What Are Gamers Looking For?
Different people play games for different reasons; from wanting to feel a sense of competence to seeking an escape from real life, there are numerous motivations, desires, likes and dislikes that need to be considered when making a game. A gamer’s needs are satisfied by a game’s various components; its genres, themes, art styles, and gameplay mechanics.
Game creators have to take all these factors amongst many others into account while building a game. Also, let’s not forget that each genre has a different set of features that are unique to it.
The Game Developer’s Challenge
Gamers know what they want and have always made their feelings clear.
We all remember Anthem. The game TechRadar described as “a fun game wrapped up in a dull story and a repetitive end-game.” Anthem’s failure to capture the market was a very good indicator of why we should always put the gamer first and not the consumer.
With repetitive gameplay, a weak storyline, boring NPCs, and messy combat mechanics, the game had everything and nothing. What was missing was a clear understanding of what needs to be included and what doesn’t. It did not understand what the gamer wants?
Enter Game Comparison.
The concept is defined in the name; comparing two or more games on a few specific categories, like genre, price, platforms, ratings, developer, just as you would compare products in any e-commerce store.
The limitation with comparison tools, free or paid, is they are mainly consumer-focused. The tools available today are merely skimming across an ocean of potential. And hiding in the depths are actionable insights and information that is useful to not just the consumer, but game creators as well.
All comparisons today are for the consumer and not the gamer. They compare generic criteria like the price, user reviews, platforms, and so on, which provide the consumer with important information but what about the gamer? Herein lies the need for a more robust game comparison tool in the market.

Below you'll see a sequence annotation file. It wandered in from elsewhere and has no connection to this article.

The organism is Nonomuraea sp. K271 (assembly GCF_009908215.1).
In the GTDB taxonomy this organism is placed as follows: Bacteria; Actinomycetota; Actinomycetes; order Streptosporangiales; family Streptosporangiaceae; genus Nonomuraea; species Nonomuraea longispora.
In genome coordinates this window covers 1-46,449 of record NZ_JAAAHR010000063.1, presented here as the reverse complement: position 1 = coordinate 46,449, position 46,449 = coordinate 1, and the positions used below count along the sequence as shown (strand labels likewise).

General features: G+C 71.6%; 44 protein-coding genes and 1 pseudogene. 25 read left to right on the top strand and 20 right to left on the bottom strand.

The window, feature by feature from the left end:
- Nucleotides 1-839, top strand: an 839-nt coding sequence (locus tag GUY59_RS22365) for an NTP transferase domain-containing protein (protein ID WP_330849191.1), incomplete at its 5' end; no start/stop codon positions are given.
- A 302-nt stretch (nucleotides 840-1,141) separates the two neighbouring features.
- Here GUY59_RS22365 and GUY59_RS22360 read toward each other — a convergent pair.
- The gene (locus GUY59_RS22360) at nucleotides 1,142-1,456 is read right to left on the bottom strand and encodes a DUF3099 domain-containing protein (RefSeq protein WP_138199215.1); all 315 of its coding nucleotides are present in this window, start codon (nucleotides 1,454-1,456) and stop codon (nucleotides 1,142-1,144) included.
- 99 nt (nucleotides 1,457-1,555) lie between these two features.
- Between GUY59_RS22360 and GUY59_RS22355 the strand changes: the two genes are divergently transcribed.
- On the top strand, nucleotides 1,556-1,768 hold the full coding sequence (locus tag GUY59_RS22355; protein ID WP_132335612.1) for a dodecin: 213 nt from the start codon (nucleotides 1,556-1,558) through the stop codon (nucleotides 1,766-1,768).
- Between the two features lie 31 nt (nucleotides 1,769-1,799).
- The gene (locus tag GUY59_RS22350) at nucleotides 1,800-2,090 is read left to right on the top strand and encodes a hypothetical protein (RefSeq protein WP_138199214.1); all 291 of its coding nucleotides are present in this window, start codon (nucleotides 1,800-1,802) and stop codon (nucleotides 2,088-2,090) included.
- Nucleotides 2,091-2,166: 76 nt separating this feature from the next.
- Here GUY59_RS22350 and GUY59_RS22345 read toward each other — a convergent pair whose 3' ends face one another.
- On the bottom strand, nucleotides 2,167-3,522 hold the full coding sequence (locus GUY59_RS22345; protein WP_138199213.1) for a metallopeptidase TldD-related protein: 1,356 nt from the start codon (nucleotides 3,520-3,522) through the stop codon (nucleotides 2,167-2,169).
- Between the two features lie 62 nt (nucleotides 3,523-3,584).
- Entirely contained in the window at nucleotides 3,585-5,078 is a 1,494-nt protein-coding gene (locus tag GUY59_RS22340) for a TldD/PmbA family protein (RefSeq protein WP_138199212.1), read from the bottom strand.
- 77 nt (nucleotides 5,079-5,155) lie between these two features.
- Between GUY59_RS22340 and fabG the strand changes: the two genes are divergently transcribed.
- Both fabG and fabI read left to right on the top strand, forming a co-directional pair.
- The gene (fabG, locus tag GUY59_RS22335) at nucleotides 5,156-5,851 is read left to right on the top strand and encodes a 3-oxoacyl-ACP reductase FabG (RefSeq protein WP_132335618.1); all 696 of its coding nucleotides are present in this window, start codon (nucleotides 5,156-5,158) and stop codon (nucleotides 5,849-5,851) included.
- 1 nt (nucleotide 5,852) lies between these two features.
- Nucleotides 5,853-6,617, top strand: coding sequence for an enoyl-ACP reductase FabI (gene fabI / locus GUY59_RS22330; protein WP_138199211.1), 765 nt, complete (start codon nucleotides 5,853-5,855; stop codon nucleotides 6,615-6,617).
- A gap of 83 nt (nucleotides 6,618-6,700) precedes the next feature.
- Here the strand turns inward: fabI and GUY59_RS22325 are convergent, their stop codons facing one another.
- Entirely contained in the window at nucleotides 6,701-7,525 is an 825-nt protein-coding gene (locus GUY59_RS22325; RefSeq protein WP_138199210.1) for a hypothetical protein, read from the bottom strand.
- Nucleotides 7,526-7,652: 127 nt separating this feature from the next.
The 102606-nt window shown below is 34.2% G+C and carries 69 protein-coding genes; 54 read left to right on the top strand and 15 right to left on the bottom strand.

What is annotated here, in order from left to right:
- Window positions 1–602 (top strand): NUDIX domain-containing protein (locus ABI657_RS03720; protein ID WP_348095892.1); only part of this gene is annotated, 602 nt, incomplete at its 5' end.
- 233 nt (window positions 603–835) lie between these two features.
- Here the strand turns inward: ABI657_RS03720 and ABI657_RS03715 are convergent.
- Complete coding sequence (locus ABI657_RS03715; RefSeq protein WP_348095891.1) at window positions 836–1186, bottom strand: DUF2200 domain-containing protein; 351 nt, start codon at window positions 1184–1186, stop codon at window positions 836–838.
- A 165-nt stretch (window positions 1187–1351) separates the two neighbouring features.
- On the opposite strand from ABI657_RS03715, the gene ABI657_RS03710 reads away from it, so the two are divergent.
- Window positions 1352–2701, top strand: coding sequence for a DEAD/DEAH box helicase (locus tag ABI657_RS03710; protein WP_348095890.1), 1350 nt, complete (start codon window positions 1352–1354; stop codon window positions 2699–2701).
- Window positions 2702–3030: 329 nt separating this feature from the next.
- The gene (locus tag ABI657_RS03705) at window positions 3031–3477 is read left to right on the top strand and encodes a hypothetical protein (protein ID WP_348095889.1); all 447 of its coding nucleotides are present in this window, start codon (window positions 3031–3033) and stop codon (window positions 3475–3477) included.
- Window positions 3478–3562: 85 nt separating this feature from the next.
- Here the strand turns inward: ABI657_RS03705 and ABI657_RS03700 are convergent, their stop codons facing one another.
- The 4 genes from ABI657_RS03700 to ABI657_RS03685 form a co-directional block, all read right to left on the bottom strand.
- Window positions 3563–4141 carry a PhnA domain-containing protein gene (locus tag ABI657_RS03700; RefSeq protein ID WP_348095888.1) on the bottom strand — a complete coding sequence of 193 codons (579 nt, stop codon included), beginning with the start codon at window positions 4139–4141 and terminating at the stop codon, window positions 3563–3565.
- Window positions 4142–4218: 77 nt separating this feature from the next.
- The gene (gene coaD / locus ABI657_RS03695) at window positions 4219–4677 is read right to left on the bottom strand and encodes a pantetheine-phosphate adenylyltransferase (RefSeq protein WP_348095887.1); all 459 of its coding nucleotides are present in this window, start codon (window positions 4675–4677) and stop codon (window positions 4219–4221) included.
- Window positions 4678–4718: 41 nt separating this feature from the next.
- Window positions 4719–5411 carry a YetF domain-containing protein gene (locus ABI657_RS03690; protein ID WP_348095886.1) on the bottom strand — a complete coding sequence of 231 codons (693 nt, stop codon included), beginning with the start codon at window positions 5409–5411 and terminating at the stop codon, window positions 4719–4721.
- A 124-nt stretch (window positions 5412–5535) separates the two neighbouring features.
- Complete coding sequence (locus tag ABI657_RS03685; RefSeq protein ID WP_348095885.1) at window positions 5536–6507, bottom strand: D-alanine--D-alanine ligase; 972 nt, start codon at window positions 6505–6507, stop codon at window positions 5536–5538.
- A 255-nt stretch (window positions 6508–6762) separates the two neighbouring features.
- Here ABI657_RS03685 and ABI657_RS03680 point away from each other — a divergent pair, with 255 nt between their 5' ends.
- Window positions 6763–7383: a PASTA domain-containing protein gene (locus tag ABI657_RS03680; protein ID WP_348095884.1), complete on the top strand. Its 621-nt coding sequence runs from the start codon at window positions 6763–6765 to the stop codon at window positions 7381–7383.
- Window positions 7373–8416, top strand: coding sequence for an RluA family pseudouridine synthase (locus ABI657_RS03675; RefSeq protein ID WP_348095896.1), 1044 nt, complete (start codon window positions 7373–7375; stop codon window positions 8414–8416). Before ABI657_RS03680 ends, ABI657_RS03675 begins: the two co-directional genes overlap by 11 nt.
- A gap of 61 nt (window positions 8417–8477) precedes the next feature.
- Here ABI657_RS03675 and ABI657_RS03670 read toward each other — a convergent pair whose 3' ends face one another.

Advantages Of A Game Comparison Tool
1. Understand Exactly What The Gamer Wants
The driving force behind any successful game is not the developer, publisher, or game designer, but the gamers who play them. The gamer who will advocate the brilliance of a game to their peers. We can all attest to the power of word of mouth.
No number of positive reviews, gameplay videos, or free merchandise, can ever take the place or provide the value that a “Hey. Have you tried this game, it’s awesome.” can. And to leverage the power of word of mouth marketing, you need to understand your audience. You need to understand what the gamer wants.
Here is where the power of game comparisons comes into play. Putting two or more games next to each other, we can dive deep into what exactly led to a game’s success. We can identify the lynchpin (or pins) that made the difference; was it the narrative? The theme? The graphics? The gameplay? Or a combination of them all? As games get bigger and the market more competitive, an in-depth feature comparison analysis is not just a growing need but a necessity!
2. Identify Features & Mechanics That Work
While building a game, developers have a plethora of features and mechanics to choose from. Granted, some mechanics and features are exclusive to a genre. For example, an MMO is defined by its massive online community and persistent game universe, without which the very essence of the genre would be lost. And some features are just commonplace in most game genres like a leaderboard, a health system, enemies, and so on.